A curated selection of public diplomacy-relevant news from a global cross-section of English-language media outlets, including independent, corporate-owned, and state-sponsored sources. The stories featured don't necessarily represent CPD's views nor have they been verified by CPD.

‘People trust Canadians, no matter whom you ask, no matter where’

Canada says, "we've got good peacekeeping." If our foreign public -- or the target market -- is aware of the fact that Canada has good peacekeeping, and if the image of that peacekeeping is good, then clearly the agenda of Canada with relation to that country, wherever the target is -- is going to be advanced, which is why our diplomats and our government want to be able to do this.


What it will take to heal U.S. diplomacy

What we do sends a more potent signal to the world than the cleverest PR campaign. But once we start doing smarter things, we should also be smart about promoting our efforts.


China must prepare for new challenges

It is worth serious thought that what China is faced with first and foremost is not governments of other sovereign countries, but problems caused by certain lawmakers, trade groups, consumers, non-government organizations such as trade unions, single-issue pressure groups and media entities, and even a few individual celebrities. Compared to the traditional international relations system, which has about 200 members only, these scattered action groups and individuals of different stripes are spread out and impulsive.


Fallout From Tibet Is Test for China’s Rulers

David L. Shambaugh, at George Washington University, characterized the government's attempt so far to manage its image in the aftermath of the violence as "heavy-handed" -- resorting to vilification of the Dalai Lama and questioning the motives of foreign critics. "The government is not particularly adept at public diplomacy, as they define it as 'external propaganda' and pursue it as such," he said.


Africa: What is Africom Really About?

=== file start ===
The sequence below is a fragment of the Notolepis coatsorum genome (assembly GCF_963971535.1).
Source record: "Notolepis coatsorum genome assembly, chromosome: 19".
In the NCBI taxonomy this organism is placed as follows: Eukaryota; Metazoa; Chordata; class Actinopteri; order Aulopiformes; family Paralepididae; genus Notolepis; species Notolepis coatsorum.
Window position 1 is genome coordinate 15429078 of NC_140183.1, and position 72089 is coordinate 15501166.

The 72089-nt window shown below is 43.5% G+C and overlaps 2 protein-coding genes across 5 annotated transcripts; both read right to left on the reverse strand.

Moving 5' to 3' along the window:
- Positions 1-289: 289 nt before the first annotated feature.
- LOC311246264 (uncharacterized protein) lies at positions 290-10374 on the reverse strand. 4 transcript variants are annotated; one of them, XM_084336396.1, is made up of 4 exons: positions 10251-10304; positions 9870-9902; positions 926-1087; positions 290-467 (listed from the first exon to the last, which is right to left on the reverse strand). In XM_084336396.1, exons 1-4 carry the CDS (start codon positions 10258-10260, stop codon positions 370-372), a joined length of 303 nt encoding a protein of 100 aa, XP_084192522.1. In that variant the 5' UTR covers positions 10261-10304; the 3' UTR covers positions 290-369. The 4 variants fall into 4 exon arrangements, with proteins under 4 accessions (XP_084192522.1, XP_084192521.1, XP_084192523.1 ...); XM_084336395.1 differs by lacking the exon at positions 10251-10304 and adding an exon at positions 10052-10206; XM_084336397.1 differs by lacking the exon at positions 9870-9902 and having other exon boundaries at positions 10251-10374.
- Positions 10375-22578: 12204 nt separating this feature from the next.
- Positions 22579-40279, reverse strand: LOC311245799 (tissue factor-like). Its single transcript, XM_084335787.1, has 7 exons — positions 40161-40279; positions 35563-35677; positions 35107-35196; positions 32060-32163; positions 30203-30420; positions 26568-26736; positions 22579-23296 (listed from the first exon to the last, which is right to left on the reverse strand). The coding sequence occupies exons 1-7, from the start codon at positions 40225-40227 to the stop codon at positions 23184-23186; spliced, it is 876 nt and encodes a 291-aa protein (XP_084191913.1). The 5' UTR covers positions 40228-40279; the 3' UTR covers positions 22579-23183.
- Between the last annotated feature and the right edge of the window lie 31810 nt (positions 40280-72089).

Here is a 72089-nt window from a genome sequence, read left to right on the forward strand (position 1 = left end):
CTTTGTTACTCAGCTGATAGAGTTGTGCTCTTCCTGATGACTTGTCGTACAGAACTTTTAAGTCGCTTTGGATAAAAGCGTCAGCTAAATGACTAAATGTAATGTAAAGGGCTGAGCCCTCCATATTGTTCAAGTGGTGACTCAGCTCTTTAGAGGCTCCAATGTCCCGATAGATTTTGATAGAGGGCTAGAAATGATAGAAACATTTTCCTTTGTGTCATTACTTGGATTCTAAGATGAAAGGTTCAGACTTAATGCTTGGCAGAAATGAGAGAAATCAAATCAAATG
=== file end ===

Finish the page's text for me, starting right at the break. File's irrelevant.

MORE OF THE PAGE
One participant provides notes and commentary of the "Transforming National Security: Africom--An Emerging Command" conference organized by the Center for Technology and National Security Policy at the National Defense University in Virginia, February 19-20, 2008.


Caribbean sings (literally) Obama’s praises

The trend is not just another instance of pop culture and politics merging in a presidential campaign that have hip-hop stars like Jay-Z and Wyclef Jean endorsing Obama from center stage. It's an example of the Illinois senator's growing appeal beyond U.S. borders and the global excitement enveloping his campaign and candidacy -- even among those who can't vote.


Welcome to the Olympics

Resenting criticism of its handling of unrest in Tibet, China wages a gruesome propaganda offensive...The unrest is being fuelled by the Olympics. Many Tibetans see the games as a chance to highlight their grievances and put pressure on the authorities to relax religious and political controls. As China pours more security forces into the region, foreign human-rights activists and Tibetans living outside China are stepping up their protests.


Fight violence with nonviolence

The new global norm of "Responsibility to Protect" (R2P) should inspire the use of civil society and nonviolent means. While it includes military interventions, R2P is based on emerging international human security and human rights doctrine that aims to avert further failure by the international community to prevent and stop genocide, war crimes, ethnic cleansing, and crimes against humanity...Nonviolent Peaceforce is working to bring this kind of peacekeeping to greater prominence, with the goal of increasing its current 70 field team members to a cadre of 2,000 by 2012.



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